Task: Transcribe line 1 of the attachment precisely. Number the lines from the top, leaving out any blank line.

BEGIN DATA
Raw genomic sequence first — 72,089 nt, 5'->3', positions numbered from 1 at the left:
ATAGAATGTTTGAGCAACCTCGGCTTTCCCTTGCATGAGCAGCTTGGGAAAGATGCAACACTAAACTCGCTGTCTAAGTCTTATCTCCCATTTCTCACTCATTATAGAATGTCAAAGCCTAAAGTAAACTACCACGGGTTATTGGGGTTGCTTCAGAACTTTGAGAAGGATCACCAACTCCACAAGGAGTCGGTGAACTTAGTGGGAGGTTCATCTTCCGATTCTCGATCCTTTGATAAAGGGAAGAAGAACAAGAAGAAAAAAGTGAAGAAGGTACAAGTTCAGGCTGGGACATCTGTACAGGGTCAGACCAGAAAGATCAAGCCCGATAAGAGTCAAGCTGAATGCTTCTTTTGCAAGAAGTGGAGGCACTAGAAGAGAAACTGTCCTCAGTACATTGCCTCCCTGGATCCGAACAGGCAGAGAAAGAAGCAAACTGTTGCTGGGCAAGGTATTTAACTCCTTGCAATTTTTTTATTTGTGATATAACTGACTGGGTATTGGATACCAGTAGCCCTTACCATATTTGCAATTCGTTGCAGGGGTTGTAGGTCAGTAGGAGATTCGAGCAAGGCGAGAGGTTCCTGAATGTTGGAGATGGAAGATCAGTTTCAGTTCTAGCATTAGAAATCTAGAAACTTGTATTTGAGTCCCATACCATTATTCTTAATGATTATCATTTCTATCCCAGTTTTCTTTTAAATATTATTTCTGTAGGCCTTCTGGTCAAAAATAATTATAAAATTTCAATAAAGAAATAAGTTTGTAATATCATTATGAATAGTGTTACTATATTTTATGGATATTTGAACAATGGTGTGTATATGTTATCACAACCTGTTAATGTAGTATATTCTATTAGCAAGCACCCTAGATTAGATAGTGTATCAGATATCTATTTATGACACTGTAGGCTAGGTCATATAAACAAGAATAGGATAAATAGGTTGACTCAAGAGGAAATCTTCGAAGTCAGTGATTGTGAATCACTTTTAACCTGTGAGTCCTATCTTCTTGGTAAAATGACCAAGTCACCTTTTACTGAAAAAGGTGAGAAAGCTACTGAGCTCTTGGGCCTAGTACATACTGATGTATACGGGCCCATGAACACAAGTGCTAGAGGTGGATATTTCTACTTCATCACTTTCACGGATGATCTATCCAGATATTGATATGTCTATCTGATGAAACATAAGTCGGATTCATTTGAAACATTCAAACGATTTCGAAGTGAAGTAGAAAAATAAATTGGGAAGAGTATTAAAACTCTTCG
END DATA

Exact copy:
Raw genomic sequence first — 72,089 nt, 5'->3', positions numbered from 1 at the left: